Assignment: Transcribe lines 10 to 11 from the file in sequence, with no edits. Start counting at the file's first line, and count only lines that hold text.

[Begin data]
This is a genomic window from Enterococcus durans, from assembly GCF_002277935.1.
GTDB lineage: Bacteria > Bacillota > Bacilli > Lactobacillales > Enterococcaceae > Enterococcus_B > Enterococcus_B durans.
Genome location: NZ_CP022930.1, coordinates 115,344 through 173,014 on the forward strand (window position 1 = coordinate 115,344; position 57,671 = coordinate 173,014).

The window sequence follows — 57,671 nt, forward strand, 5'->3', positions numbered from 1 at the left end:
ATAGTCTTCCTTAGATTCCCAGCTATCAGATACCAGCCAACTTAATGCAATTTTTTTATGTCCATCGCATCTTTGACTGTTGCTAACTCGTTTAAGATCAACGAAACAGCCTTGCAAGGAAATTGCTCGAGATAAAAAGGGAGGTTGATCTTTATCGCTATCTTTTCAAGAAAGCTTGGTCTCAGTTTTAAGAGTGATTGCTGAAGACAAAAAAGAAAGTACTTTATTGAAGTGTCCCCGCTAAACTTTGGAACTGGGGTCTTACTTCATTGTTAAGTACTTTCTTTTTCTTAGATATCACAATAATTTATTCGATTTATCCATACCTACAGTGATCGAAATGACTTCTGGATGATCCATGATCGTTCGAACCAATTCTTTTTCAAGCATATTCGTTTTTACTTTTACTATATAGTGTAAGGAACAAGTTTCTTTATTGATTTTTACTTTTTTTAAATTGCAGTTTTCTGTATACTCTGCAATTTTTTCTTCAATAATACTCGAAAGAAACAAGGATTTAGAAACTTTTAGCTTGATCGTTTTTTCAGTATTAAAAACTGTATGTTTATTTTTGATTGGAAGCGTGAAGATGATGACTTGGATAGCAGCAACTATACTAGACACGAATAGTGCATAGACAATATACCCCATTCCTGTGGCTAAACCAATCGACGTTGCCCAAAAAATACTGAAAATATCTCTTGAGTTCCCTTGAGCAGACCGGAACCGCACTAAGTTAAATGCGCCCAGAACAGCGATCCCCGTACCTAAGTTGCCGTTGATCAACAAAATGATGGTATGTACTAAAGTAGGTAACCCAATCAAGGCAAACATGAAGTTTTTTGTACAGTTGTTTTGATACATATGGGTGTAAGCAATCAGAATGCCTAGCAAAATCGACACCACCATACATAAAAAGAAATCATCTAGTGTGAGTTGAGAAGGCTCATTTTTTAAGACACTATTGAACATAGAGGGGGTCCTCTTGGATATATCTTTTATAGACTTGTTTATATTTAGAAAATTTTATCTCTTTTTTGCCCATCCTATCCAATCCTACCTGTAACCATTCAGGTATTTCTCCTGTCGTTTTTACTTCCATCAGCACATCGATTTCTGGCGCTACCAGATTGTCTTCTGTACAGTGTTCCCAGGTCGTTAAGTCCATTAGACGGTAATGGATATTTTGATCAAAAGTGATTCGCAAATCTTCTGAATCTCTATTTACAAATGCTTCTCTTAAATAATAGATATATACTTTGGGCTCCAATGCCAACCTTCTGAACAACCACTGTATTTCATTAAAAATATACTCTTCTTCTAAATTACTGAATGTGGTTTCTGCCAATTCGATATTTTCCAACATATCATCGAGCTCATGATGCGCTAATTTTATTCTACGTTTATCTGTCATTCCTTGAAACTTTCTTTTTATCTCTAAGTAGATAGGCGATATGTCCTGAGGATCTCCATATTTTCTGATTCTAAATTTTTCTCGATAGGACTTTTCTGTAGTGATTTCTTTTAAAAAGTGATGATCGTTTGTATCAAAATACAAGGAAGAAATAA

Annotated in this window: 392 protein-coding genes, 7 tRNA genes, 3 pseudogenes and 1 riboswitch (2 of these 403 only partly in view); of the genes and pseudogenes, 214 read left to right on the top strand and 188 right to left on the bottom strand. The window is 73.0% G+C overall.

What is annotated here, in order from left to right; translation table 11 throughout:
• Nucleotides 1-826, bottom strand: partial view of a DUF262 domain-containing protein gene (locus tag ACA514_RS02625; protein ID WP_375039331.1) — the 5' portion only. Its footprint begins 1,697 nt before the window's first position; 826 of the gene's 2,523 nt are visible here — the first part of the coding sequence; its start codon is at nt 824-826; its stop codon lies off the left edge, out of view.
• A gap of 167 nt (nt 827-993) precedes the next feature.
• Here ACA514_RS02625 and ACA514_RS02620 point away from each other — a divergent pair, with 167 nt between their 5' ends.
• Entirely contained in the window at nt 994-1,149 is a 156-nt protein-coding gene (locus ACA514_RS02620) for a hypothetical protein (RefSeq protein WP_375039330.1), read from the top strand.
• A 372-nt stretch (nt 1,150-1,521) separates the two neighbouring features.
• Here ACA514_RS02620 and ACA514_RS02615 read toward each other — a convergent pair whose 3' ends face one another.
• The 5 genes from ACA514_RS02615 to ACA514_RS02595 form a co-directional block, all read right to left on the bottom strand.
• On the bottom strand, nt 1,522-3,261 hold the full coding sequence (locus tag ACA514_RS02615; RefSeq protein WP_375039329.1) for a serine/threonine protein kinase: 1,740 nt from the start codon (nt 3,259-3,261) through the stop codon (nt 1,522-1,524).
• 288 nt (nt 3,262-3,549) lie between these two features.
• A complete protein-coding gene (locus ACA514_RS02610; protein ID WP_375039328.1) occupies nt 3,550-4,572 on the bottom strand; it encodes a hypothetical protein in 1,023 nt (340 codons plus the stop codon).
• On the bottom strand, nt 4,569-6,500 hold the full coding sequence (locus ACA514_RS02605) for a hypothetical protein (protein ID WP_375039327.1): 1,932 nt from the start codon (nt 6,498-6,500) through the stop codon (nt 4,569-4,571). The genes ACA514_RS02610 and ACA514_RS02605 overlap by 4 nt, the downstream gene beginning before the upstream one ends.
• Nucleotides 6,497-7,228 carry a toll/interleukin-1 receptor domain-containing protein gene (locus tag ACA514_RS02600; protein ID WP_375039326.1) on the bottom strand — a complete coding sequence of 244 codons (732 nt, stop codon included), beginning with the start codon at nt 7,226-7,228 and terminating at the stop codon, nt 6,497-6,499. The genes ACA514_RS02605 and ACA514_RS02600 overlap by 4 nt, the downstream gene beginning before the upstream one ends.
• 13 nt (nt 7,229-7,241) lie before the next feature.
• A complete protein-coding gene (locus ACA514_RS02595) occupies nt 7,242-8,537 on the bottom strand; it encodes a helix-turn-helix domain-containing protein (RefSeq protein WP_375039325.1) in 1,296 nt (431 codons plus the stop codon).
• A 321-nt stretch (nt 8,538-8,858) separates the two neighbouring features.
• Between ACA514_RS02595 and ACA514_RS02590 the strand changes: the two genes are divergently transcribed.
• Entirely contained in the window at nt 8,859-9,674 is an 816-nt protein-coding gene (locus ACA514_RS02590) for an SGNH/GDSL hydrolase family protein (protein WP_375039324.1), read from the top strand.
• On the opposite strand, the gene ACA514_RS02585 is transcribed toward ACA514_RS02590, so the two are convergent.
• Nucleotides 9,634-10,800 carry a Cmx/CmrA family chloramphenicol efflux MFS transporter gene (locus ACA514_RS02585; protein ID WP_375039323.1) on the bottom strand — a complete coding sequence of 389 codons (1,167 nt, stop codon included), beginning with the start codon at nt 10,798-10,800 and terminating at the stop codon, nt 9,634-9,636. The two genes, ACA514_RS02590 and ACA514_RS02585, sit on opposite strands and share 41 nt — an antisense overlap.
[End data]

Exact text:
• Here ACA514_RS02625 and ACA514_RS02620 point away from each other — a divergent pair, with 167 nt between their 5' ends.
• Entirely contained in the window at nt 994-1,149 is a 156-nt protein-coding gene (locus ACA514_RS02620) for a hypothetical protein (RefSeq protein WP_375039330.1), read from the top strand.